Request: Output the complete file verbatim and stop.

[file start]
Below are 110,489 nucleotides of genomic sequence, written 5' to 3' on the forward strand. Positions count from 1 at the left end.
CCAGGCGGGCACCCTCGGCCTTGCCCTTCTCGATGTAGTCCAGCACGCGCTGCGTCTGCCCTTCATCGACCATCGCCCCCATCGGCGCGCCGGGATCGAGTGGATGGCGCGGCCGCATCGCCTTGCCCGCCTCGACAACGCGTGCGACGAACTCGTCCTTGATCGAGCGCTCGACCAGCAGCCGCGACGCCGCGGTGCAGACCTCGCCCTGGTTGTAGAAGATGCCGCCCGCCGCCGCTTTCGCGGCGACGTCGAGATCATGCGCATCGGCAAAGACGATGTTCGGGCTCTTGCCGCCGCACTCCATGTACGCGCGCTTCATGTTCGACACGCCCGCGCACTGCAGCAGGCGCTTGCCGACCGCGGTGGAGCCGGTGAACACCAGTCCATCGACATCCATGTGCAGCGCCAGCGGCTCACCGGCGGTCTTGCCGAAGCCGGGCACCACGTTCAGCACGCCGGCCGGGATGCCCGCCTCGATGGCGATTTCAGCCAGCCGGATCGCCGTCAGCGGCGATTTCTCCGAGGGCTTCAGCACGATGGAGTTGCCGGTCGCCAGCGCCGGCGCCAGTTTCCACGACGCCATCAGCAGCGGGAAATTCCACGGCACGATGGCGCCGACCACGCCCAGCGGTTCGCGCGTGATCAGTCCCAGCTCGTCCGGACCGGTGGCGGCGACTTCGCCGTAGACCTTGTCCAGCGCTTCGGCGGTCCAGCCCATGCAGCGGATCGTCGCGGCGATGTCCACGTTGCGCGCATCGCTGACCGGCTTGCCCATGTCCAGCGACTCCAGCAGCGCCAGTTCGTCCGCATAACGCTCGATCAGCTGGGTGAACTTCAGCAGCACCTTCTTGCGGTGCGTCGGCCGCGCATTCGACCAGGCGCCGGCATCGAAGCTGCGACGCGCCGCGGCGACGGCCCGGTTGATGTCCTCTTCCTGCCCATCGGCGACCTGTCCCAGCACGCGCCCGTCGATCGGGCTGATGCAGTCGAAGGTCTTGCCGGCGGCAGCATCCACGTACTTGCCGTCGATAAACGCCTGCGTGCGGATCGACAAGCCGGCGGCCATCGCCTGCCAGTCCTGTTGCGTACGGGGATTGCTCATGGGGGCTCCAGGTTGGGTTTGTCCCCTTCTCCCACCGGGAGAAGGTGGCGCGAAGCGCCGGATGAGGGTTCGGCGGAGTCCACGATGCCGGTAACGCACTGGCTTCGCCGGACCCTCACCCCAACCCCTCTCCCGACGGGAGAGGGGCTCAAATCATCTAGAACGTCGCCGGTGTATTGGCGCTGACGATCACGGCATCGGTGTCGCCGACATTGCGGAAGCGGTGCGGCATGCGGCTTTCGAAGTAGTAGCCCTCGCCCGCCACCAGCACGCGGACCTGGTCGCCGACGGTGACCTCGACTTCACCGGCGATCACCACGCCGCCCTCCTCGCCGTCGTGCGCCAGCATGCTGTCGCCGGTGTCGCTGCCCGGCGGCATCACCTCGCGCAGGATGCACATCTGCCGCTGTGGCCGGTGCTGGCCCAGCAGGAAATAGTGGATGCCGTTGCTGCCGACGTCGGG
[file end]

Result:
Below are 110,489 nucleotides of genomic sequence, written 5' to 3' on the forward strand. Positions count from 1 at the left end.
CCAGGCGGGCACCCTCGGCCTTGCCCTTCTCGATGTAGTCCAGCACGCGCTGCGTCTGCCCTTCATCGACCATCGCCCCCATCGGCGCGCCGGGATCGAGTGGATGGCGCGGCCGCATCGCCTTGCCCGCCTCGACAACGCGTGCGACGAACTCGTCCTTGATCGAGCGCTCGACCAGCAGCCGCGACGCCGCGGTGCAGACCTCGCCCTGGTTGTAGAAGATGCCGCCCGCCGCCGCTTTCGCGGCGACGTCGAGATCATGCGCATCGGCAAAGACGATGTTCGGGCTCTTGCCGCCGCACTCCATGTACGCGCGCTTCATGTTCGACACGCCCGCGCACTGCAGCAGGCGCTTGCCGACCGCGGTGGAGCCGGTGAACACCAGTCCATCGACATCCATGTGCAGCGCCAGCGGCTCACCGGCGGTCTTGCCGAAGCCGGGCACCACGTTCAGCACGCCGGCCGGGATGCCCGCCTCGATGGCGATTTCAGCCAGCCGGATCGCCGTCAGCGGCGATTTCTCCGAGGGCTTCAGCACGATGGAGTTGCCGGTCGCCAGCGCCGGCGCCAGTTTCCACGACGCCATCAGCAGCGGGAAATTCCACGGCACGATGGCGCCGACCACGCCCAGCGGTTCGCGCGTGATCAGTCCCAGCTCGTCCGGACCGGTGGCGGCGACTTCGCCGTAGACCTTGTCCAGCGCTTCGGCGGTCCAGCCCATGCAGCGGATCGTCGCGGCGATGTCCACGTTGCGCGCATCGCTGACCGGCTTGCCCATGTCCAGCGACTCCAGCAGCGCCAGTTCGTCCGCATAACGCTCGATCAGCTGGGTGAACTTCAGCAGCACCTTCTTGCGGTGCGTCGGCCGCGCATTCGACCAGGCGCCGGCATCGAAGCTGCGACGCGCCGCGGCGACGGCCCGGTTGATGTCCTCTTCCTGCCCATCGGCGACCTGTCCCAGCACGCGCCCGTCGATCGGGCTGATGCAGTCGAAGGTCTTGCCGGCGGCAGCATCCACGTACTTGCCGTCGATAAACGCCTGCGTGCGGATCGACAAGCCGGCGGCCATCGCCTGCCAGTCCTGTTGCGTACGGGGATTGCTCATGGGGGCTCCAGGTTGGGTTTGTCCCCTTCTCCCACCGGGAGAAGGTGGCGCGAAGCGCCGGATGAGGGTTCGGCGGAGTCCACGATGCCGGTAACGCACTGGCTTCGCCGGACCCTCACCCCAACCCCTCTCCCGACGGGAGAGGGGCTCAAATCATCTAGAACGTCGCCGGTGTATTGGCGCTGACGATCACGGCATCGGTGTCGCCGACATTGCGGAAGCGGTGCGGCATGCGGCTTTCGAAGTAGTAGCCCTCGCCCGCCACCAGCACGCGGACCTGGTCGCCGACGGTGACCTCGACTTCACCGGCGATCACCACGCCGCCCTCCTCGCCGTCGTGCGCCAGCATGCTGTCGCCGGTGTCGCTGCCCGGCGGCATCACCTCGCGCAGGATGCACATCTGCCGCTGTGGCCGGTGCTGGCCCAGCAGGAAATAGTGGATGCCGTTGCTGCCGACGTCGGG